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THE BOY WHO SAW by Simon Toyne Kirkus Star


by Simon Toyne

Pub Date: July 4th, 2017
ISBN: 978-0-06-232975-2
Publisher: Morrow/HarperCollins

Second book in the Solomon Creed series (The Searcher, 2015), this imaginative thriller takes root in the Holocaust and sprouts in modern-day France.

Josef Engel bleeds to death from a Star of David carved into his chest, and the killer uses Engel’s blood to write “Finishing what was begun” in German on a wall. Engel had been one of four tailors in Die Schneider Lager—The Tailor’s Camp—in a concentration camp. He “should have died in the camp” 70 years ago, says his killer, one of the men searching for Die Anderen—The Others, the survivors, who for a mysterious reason must all be killed. Enter Solomon Creed, a strange and pigment-free “pale man” whom the police suspect in the murder. He is a “high-functioning paranoid schizophrenic” with an “off the charts” IQ, a phenomenal “know-it-all mind,” and no idea who he really is—his only clue is the label inside his perfectly fitting jacket saying it was “made to treasure for Mr. Solomon Creed.” He can't remember that it came from tailors grateful that he had rescued them from a concentration camp, including Josef Engel. That’s because his psychiatrist, Dr. Cezar Magellan of the Institute of Criminal Psychology, has implanted a device in his shoulder to remove toxic memories. Creed goes looking for the man who made his jacket, but he arrives too late. Meanwhile, Engel's granddaughter, Marie-Claude, lives with her superhero-loving 7-year-old son, Léo, and apart from her abusive criminal ex-husband, Jean Baptiste. Creed protects them and finds a commonality with Léo: they both have forms of synesthesia. Creed can smell danger, while Léo sees emotions as colors in the same way Engel did. To Léo, “Nice people have bright colors,” and bad people don’t. Why Solomon Creed can return 70 years after the Holocaust is a mystery that won’t bother readers at all. He just does, and the bad guys will have to deal with it.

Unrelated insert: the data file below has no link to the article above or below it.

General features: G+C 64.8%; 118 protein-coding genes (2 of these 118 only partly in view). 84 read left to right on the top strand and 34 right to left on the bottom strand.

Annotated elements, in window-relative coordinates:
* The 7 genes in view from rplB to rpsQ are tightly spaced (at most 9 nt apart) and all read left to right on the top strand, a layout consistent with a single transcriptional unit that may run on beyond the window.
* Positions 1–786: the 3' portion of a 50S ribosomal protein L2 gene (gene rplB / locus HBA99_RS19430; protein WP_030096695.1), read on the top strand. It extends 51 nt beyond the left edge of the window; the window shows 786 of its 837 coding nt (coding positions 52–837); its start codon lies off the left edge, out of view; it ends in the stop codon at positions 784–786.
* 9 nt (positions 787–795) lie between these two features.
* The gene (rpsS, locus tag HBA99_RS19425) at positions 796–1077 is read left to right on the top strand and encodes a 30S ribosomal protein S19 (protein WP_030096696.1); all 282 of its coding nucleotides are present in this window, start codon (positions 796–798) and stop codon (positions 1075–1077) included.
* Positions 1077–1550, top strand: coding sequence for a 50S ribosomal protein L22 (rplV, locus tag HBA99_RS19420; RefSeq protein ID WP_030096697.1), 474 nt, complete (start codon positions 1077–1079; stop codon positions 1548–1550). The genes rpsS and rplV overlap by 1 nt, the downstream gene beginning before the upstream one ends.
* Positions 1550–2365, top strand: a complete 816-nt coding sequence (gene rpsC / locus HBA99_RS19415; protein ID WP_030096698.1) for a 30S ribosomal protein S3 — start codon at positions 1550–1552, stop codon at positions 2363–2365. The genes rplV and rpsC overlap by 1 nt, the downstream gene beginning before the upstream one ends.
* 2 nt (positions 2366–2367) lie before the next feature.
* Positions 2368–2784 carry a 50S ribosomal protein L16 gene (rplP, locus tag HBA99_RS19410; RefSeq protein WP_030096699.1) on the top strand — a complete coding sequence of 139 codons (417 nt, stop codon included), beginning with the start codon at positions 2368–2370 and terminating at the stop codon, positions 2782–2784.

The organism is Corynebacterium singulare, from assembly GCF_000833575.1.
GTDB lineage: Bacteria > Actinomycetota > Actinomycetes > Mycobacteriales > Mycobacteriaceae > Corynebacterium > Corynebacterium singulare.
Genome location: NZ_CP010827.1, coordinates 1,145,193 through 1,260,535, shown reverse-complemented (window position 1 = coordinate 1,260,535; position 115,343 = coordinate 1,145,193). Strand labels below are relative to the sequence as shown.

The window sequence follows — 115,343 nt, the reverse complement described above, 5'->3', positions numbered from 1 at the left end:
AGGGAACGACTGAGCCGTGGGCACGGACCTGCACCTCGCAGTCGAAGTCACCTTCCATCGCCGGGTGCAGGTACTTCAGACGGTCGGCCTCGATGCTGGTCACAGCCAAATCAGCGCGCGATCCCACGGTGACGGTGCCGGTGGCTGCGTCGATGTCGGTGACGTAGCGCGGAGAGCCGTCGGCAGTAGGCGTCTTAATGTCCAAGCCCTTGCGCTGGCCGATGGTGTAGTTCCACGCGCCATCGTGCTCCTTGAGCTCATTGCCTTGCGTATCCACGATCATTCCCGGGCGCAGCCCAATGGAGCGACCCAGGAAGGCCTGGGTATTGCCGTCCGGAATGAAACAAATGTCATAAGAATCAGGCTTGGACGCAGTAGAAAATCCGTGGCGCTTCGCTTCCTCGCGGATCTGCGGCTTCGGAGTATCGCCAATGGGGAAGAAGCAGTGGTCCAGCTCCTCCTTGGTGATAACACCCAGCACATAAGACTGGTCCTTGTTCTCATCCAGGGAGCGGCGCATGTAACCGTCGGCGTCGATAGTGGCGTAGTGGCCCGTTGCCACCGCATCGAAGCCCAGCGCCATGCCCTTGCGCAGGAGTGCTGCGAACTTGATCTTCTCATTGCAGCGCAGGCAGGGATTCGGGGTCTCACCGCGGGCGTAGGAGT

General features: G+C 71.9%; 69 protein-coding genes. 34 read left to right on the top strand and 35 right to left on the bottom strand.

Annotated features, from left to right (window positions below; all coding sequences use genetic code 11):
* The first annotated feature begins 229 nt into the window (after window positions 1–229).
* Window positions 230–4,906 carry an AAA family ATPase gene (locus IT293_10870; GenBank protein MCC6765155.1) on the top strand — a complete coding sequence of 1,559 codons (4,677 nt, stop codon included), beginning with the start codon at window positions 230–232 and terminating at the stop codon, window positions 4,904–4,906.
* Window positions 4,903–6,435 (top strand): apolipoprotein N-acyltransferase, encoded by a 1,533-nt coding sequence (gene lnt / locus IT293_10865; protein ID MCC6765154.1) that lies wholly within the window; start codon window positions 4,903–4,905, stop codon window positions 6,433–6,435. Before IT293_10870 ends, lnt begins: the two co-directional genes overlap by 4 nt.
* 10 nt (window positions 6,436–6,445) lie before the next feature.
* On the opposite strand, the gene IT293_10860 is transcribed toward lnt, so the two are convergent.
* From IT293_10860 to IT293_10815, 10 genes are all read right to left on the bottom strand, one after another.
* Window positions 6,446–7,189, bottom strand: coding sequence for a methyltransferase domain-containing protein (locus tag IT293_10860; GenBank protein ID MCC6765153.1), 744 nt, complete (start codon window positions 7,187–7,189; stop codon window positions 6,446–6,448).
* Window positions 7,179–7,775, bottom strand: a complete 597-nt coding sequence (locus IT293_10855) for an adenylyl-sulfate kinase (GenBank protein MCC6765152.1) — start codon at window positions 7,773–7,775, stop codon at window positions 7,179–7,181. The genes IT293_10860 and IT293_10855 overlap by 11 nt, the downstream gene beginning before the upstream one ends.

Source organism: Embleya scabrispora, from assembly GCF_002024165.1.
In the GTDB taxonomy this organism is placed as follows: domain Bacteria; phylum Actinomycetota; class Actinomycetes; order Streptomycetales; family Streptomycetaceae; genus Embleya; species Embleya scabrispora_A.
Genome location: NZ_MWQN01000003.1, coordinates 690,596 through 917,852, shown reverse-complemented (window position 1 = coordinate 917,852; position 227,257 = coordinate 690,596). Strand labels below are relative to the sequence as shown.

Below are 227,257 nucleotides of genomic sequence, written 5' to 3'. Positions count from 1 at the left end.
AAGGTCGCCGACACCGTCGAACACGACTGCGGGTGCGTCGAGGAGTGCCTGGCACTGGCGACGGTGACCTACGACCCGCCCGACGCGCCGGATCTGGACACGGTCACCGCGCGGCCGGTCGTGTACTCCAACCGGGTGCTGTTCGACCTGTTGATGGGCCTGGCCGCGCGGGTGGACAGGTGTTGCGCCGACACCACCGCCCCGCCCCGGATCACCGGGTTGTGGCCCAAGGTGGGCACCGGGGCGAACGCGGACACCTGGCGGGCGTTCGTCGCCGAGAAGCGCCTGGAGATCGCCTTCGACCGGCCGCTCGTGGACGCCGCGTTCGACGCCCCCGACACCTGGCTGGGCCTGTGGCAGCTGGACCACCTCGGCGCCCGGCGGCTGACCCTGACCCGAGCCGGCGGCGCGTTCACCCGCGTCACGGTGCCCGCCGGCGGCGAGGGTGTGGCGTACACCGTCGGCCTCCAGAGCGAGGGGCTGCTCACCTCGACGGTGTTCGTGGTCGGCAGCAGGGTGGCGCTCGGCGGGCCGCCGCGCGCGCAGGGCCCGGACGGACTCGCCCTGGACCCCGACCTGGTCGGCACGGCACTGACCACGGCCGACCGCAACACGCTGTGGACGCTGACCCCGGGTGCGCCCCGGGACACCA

Brains beat brawn in this engrossing yarn, and a mind without a memory makes Toyne's hero a hard character to—well, to forget.